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Tuesday, 12 February, 2002, 17:28 GMT
Tanzania wins US export rights
Tanzania fabric
Mozambique needs more exports to boost its economy
Tanzania and Mozambique have secured the right to export clothes duty-free to the US under the African Growth and Opportunity Act (AGOA) scheme.


The real challenge is for our traders to produce the high quality needed for the US market

Juma Ngasongwa
Trade and Industry Minister

Tanzania was given approval on Monday and Mozambique's will be published shortly, an Office of Textiles and Apparel spokesperson told BBC News Online.

Both countries are among the poorest in the world.

Tanzania's approval comes 18 months after it became eligible and began to implement AGOA's strict conditions, which includes a system to verify the goods exported were actually produced in Tanzania.

"We (government) are determined to ensure that the efforts to uphold these set conditions is sustained but the real challenge is for our traders to produce the high quality needed for the US market," Tanzania's Trade and Industry Minister Juma Ngasongwa told a news conference.

Under AGOA, countries can export unlimited amounts of apparel made from US textiles to the US without duties or quotas.

Existing quotas on exporting locally produced fabrics to the US will also be enlarged.

The US law also means that low-income countries like Tanzania and Mozambique can export some textile products made from cloth which they themselves have imported from countries other than the US.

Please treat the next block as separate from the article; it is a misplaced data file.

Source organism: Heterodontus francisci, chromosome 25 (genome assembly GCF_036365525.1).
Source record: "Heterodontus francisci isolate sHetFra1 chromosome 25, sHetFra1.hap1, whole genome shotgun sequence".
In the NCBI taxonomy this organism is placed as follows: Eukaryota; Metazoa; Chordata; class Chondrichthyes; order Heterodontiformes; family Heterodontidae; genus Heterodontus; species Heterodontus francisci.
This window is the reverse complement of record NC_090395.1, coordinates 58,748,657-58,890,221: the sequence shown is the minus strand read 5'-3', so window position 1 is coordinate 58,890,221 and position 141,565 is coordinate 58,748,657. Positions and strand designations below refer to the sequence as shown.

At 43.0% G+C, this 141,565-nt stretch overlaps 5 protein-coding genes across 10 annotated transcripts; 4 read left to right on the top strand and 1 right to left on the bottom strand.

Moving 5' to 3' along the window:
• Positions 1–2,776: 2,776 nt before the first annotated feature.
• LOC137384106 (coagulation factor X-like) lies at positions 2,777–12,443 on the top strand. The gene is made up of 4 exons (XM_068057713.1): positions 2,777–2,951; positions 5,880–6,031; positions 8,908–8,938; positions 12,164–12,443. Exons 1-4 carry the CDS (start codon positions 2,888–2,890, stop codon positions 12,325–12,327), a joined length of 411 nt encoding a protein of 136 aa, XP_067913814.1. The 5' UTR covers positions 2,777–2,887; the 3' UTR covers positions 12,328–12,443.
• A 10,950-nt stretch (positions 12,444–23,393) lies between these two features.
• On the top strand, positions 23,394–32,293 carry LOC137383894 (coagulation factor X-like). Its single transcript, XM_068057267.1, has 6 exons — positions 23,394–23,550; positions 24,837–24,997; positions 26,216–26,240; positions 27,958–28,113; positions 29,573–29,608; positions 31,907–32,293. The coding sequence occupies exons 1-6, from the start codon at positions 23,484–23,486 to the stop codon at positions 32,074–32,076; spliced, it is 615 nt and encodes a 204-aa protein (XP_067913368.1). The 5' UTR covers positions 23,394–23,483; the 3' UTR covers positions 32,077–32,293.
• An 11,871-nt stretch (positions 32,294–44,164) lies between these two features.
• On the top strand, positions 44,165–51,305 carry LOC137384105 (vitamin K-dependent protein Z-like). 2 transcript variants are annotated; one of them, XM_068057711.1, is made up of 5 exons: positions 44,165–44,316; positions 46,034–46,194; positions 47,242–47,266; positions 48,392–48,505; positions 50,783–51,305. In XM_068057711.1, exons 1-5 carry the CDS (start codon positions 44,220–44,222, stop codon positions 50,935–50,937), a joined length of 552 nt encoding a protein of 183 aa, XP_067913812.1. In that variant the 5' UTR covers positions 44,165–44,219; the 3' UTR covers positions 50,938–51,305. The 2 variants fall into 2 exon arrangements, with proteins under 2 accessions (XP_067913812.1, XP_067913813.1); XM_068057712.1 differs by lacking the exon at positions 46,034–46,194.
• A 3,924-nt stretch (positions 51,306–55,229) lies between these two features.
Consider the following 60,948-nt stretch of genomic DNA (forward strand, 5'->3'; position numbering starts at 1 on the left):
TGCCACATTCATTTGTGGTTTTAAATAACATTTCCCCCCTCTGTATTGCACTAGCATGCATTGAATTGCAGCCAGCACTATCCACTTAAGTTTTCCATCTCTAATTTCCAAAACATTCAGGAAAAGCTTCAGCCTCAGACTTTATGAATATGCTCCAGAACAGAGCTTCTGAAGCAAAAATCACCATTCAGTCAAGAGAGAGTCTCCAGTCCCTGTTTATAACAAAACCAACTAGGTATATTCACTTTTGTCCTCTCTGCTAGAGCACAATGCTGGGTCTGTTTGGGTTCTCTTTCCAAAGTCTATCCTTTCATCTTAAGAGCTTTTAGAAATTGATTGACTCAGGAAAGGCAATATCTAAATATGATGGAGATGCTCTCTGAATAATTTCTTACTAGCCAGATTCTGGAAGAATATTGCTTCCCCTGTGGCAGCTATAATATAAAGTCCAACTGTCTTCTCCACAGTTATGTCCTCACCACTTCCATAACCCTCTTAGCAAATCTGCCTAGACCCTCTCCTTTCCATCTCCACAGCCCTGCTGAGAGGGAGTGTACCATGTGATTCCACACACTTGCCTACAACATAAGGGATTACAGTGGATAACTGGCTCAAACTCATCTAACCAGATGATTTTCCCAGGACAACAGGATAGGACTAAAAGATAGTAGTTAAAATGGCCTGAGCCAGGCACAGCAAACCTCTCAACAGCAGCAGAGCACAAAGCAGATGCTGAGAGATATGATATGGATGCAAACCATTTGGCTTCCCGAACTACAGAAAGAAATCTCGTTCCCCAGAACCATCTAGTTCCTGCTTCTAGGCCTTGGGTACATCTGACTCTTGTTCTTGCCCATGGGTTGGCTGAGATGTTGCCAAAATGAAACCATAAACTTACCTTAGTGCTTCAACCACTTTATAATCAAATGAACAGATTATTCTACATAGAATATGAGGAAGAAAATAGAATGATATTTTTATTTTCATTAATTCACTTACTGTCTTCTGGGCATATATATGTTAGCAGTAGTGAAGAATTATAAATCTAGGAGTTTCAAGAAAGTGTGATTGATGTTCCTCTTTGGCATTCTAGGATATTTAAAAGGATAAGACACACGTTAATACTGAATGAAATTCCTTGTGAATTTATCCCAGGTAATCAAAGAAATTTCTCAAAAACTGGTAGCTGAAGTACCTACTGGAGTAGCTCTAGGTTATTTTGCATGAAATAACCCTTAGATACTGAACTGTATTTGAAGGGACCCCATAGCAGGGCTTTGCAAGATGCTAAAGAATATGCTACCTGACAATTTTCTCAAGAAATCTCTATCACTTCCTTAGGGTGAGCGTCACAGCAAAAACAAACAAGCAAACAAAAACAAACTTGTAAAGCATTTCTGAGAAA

Export conditions

About 35 countries in sub-Saharan Africa are eligible for AGOA but only 13 have so far been given approval to export to the US.

AGOA approved
Botswana
Ethiopia
Kenya
Lesotho
Madagascar
Malawi
Mauritius
Namibia
South Africa
Swaziland
Tanzania
Uganda
Zambia
AGOA requires countries to show their commitment to the rule of law and democracy, lift barriers to US trade and investment, protect intellectual property, fight corruption and reduce poverty.

A week after South Africa qualified, a Malaysia company announced it was investing $120m in Eastern Cape to build a clothing factory employing 13,000 workers.

Kenya, which qualified in January 2001 estimates 50,000 jobs were created last year in the textile sector due to AGOA.

Tanzania is a major African cotton producer and already exports to the European Union under the Cotonou agreement which gives it preferential treatment.

See also:

07 Feb 02 | Africa
Tanzania fights US gem boycott
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